Windows Tinting Watertown New York
CHAMPLAIN — When Ted Tedford performs an annual inspection on a car or pickup truck now, he's got an extra task to perform.
Along with inspecting brakes, tires, lights and other numerous other items, the auto mechanic has to check the vehicle's window tinting to make sure it complies with the law.
"We had to buy a tint meter and use it on every vehicle that comes in, " said Tedford, owner of Tedford's Auto Repair on Route 11 in Champlain. "We have no choice."
LETTING LIGHT IN
According to New York State Vehicle and Traffic Law, neither the windshield nor front side windows are allowed to be too dark — they can't block more than 30 percent of the light.
The same goes for the rear window, the law says, unless the vehicle has outside rear-view mirrors on both sides.
"The mirrors must give the driver a full and clear view behind the vehicle, " says the State Department of Motor Vehicles website.
And the rear side windows of vehicles classified as passenger cars — as noted on the federal label found on the left front-door panel — must also let in at least 70 percent of the outside light.
Among them are station wagons, sedans, hardtops, coupes, hatchbacks and convertibles, the website says.
"It is illegal to sell, offer for sale or install glass that does not comply with this law, " the site notes.
"It is illegal to operate a vehicle with glass that does not comply with this law."
Tedford read up on the new law, finding some other details that he needs to know for proper inspections; for example, the percentage of light allowed varies depending on the age of the vehicle.
Those manufactured in 1991 and earlier can actually have up to 35 percent light blockage, while those newer are limited to 30 percent, he said.
Earlier this week, he ran his tint meter on about 15 random cars at his garage, coming up with visible light transmittance of between 77 and 82 percent, which easily passes the test.
Factory-built vehicles, he thinks, shouldn't be a problem.
But if a car owner has had the tint altered, Tedford said, "it's probably not going to pass."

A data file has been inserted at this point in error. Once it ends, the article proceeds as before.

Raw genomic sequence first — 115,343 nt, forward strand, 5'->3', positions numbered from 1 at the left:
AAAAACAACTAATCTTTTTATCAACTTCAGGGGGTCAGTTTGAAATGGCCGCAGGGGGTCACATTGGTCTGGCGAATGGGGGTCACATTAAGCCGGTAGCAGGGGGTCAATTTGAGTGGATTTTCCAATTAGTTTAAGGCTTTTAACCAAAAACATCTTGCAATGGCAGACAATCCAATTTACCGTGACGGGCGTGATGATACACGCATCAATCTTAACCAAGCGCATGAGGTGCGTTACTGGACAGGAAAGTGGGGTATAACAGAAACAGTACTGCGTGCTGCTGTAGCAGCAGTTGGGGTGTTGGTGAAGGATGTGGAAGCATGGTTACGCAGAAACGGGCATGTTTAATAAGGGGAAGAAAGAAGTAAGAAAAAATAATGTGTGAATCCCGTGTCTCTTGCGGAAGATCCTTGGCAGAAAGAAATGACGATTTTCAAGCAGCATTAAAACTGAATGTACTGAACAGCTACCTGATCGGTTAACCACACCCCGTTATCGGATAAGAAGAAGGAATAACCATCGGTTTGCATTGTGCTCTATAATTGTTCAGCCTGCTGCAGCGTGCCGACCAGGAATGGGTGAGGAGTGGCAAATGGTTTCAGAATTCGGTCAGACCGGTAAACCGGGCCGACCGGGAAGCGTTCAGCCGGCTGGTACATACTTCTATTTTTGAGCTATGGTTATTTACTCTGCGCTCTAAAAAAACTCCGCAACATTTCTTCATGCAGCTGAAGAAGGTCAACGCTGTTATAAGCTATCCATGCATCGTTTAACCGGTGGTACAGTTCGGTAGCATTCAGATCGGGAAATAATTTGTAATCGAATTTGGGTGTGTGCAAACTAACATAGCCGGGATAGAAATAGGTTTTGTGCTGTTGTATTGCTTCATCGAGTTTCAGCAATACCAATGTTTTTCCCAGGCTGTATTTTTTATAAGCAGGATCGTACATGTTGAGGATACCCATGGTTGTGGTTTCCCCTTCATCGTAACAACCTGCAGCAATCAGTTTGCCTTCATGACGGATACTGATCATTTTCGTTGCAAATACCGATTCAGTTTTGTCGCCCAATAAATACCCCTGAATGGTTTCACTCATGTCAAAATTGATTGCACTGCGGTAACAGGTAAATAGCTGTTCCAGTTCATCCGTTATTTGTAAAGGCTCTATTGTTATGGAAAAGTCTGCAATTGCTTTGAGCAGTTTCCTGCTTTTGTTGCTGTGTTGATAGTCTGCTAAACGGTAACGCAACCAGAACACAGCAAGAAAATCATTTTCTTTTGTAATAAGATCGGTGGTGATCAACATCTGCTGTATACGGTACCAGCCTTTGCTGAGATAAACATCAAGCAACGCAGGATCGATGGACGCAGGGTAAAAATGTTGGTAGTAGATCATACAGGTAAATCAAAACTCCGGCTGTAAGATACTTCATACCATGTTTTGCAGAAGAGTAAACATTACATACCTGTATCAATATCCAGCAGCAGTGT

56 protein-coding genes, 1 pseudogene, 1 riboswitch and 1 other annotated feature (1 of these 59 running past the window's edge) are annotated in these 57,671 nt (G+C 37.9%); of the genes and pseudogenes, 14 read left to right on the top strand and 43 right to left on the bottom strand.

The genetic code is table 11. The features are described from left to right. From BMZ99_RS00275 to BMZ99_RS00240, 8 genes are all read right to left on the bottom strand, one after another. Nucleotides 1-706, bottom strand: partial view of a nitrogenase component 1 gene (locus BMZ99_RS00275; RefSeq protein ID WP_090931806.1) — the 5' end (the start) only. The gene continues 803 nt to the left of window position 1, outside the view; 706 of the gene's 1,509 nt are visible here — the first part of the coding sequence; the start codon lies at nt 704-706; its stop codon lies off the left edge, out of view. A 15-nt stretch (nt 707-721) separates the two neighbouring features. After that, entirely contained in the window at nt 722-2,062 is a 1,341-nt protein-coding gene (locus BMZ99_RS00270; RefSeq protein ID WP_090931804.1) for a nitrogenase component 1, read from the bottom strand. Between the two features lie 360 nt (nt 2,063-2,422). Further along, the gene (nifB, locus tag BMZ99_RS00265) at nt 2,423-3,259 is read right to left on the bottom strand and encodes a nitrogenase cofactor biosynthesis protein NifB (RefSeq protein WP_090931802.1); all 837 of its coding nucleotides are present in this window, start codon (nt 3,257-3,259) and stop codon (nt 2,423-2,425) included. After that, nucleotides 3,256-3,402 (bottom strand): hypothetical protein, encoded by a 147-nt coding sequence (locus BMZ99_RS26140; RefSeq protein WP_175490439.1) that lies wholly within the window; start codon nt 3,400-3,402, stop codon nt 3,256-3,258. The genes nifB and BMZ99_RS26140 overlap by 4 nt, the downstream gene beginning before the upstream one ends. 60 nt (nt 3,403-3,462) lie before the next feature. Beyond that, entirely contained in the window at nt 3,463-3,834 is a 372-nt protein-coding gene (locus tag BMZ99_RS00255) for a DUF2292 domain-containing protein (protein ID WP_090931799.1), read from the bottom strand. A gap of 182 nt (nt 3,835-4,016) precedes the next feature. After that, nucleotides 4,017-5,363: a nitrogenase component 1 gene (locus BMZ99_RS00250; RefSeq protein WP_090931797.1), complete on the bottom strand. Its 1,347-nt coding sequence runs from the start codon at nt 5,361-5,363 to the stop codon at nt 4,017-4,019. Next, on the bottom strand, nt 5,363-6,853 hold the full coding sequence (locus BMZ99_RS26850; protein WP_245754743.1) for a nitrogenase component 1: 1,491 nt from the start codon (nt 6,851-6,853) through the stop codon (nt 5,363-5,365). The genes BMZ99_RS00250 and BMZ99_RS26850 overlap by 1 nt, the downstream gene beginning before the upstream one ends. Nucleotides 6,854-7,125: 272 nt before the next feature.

The new inspection requirement, signed into law in November, requires inspection facilities that perform evaluations of light- and heavy-duty cars and trucks to purchase and use a meter that can "test light transmittance of all windows, not just those that roll down, " according to a message issued to all inspection stations by the DMV in early December.
Tedford paid about $150 for the one he uses, though the price can range as high as $300 or so, he said.
"This got dropped on us kind of quick, " he said Wednesday. "Now we've got to educate (people)."
The state, he said, "should have given us months to break it to the public."
And while it doesn't take long to perform the inspection, he added, "it's an extra thing to have to do."
Supporters of the legislation cited better motorist visibility, therefore more safety for both those in vehicles and pedestrians.
Plattsburgh City Police Lt. Brad Kiroy has driven cars with heavily tinted windows.
"There is a remarkable difference in your ability to see, " he said.
And from a law-enforcement perspective, the lieutenant said, cars with overly tinted windows are also a safety concern, "especially when you can't see the occupants in a vehicle."
When an officer can't see what they are doing, that can be problematic — for example, if someone has a gun.
"It can certainly add to the tension (of a traffic stop), " Kiroy said.
Police have long enforced window-tint regulations, carrying meters and ticketing those whose vehicles fail.
Kiroy didn't know the new inspection requirement was coming down the pike until late in 2016 but now understands why a tint-meter vendor asked the department to test some new units for the state several months ago.
SOME OUT THERE
If a vehicle fails the tint test, Tedford said, he can't grant a new inspection sticker until after the windows meet regulations.
Removing tinting can be problematic, he noted, because the sticky residue can gum up the works as the window is rolled up and down.
Tedford began window inspections this week, and because most of his customers are regulars and local folks, he doesn't expect to see many cars and trucks with too-dark glass.
"There's a few out there, I'm sure, " he said.
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There are some medical conditions that may qualify for an exemption to the state tinted-window law, among them porphyria, xeroderma pigmentosa and severe drug photo-sensitivity.